News / USA

    Los Angeles Deputies Work with Muslim Community

    Morsi (l) is a Muslim and a deputy sheriff in Los Angeles
    Morsi (l) is a Muslim and a deputy sheriff in Los Angeles

    At a time when some Americans fear the radicalization of Muslims in the United States, and others, a growing anti-Muslim sentiment, the Los Angeles County Sheriff's Department says it has the solution to fighting home grown terrorism and creating peace among Muslim and non-Muslims.

    In a city with one of the largest Muslim populations in the United States, seeing a Muslim in uniform is still rare.


    But Sherif Morsi is a Muslim and a deputy sheriff in Los Angeles. "Culturally, as kids are young, they're asked by their parents, 'Are you going to  to be a doctor, engineer, lawyer or businessman. Law enforcement is not really on their list for various reasons," he said.

    Jihad Turk of the Islamic Center of Southern California says Muslim immigrants in the U.S. often have a negative perception about law enforcement. "A lot of people who are Muslims in the United States come from other countries that are often times run by dictators and the police is just an extension of an oppressive regime," Turk said.

    Deputy Morsi has worked for nearly four years to change that belief through the L.A. Sheriff's Department's Muslim Community Affairs Unit. The unit is the first of its kind in the country and aims to build trust through education and personal relationships.  

    "Certain Islamic centers, when we first go in uniform. people would avoid me like the plague. They would look at me from far away, try to avoid eye contact.  They  know I'm a Muslim. But still, I have a uniform on," Morsi said. "To them that was a sign of authority, a sign of mistrust, a sign of corruption and again from their experiences. The same center I go now, I'm met with hugs and kisses and lunches. It's been phenomenal."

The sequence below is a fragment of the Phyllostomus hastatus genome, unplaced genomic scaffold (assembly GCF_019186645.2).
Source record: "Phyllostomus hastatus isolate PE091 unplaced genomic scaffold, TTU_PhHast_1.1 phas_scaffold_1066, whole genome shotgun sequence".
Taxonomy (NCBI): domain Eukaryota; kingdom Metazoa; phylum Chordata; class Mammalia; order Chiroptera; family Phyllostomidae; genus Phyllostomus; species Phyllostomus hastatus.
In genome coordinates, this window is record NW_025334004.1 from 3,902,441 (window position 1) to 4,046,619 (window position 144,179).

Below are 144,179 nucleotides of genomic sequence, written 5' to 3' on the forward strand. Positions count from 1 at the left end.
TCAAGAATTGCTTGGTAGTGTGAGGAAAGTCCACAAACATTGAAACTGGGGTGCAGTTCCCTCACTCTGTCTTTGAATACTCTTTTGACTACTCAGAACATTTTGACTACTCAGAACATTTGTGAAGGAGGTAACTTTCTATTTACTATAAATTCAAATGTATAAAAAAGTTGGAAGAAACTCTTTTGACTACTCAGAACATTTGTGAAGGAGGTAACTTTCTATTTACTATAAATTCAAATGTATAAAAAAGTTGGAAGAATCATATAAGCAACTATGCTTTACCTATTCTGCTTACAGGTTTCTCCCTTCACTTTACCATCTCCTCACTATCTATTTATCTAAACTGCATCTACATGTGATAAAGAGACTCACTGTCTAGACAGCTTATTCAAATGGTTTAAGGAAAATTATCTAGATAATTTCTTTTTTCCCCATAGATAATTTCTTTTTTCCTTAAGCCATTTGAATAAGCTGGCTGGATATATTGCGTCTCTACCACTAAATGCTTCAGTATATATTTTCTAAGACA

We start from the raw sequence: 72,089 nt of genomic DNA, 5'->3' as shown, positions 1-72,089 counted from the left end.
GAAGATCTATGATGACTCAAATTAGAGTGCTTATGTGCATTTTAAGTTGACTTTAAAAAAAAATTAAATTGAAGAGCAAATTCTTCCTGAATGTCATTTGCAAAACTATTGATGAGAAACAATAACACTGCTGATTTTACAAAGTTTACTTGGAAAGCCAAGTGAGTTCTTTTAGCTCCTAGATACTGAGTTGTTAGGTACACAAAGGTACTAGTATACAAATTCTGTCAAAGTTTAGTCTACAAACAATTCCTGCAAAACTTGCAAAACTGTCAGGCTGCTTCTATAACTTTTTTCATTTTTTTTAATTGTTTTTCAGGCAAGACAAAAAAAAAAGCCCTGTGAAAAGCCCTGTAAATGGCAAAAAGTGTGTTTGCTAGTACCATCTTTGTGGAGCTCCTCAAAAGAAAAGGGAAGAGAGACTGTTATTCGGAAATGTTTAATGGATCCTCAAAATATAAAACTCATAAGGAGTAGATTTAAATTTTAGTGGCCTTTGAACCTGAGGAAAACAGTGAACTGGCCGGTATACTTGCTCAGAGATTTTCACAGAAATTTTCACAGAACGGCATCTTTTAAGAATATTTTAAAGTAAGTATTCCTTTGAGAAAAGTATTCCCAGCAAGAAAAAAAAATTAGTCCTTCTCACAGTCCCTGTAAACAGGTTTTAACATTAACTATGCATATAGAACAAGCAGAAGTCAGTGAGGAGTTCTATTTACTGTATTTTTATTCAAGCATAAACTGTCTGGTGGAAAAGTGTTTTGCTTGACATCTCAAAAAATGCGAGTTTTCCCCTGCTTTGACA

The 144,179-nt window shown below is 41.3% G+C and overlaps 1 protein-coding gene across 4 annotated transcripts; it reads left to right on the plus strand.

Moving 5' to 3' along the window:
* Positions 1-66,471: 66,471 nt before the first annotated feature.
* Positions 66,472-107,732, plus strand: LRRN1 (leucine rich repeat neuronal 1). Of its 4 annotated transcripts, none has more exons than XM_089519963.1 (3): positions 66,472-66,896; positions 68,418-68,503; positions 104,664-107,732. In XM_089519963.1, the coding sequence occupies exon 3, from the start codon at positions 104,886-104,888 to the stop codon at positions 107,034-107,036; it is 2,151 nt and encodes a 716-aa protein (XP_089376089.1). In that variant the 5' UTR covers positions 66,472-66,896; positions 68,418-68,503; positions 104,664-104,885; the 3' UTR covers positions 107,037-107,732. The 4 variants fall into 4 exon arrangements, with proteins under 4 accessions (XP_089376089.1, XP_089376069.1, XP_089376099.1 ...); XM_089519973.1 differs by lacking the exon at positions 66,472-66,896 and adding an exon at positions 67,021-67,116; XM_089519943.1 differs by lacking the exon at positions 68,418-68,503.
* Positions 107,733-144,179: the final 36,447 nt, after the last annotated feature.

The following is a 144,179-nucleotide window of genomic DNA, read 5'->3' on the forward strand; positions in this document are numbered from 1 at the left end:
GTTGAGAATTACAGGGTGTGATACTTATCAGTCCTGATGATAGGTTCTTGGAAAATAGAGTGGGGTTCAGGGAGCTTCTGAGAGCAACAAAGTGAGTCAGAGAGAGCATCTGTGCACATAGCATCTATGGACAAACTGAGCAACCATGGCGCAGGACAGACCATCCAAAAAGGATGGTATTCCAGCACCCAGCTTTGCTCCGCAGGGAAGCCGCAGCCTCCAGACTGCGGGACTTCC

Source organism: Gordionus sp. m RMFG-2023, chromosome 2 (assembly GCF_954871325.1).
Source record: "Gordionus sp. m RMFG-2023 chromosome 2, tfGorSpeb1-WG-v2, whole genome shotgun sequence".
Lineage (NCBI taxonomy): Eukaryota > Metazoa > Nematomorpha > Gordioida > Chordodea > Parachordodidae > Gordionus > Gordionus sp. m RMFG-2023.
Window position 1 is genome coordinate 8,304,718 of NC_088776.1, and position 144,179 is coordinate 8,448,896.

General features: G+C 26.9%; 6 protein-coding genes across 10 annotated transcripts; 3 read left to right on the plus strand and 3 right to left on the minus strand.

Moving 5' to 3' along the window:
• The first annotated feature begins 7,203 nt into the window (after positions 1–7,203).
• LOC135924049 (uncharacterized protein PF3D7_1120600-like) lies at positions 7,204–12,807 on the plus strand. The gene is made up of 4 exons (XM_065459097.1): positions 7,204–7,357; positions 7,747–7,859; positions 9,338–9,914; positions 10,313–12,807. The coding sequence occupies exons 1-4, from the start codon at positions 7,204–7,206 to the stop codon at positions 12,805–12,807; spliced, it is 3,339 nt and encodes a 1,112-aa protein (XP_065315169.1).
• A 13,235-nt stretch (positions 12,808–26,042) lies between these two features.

Morsi says the Muslim community has not only provided tips on neighborhood crime, but also about potential extremists.

    Los Angeles County Sheriff Leroy Baca started the Muslim Community Affairs Unit.  He says the idea of public trust policing works at all levels of law enforcement.

    "In the last 10 attacks that were solved by agencies in the federal government, FBI, seven of those last 10 involve Muslims being part of the information flow that brought forth and reveal those particular plots," Baca said.

    Deputy Morsi says there is one major factor to radicalization. "I think the biggest thing is alienation, always feeling alienated and always considered as a suspect. I think that's one of the major facts that plays in a radical's mind," Morsi said.

    Jihad Turk says anti-Muslim sentiment in the U.S. helps to create a breeding ground for extremism. "If the Muslim community is perceived to be targeted, the youth from that community then is ostracized by the rest of society, might turn to extreme violence as a way to push back against that," Turk said.

    Turk says the Muslim community needs to integrate itself into society and the public needs to know that extremists in the U.S. are not limited to self-proclaimed Muslims.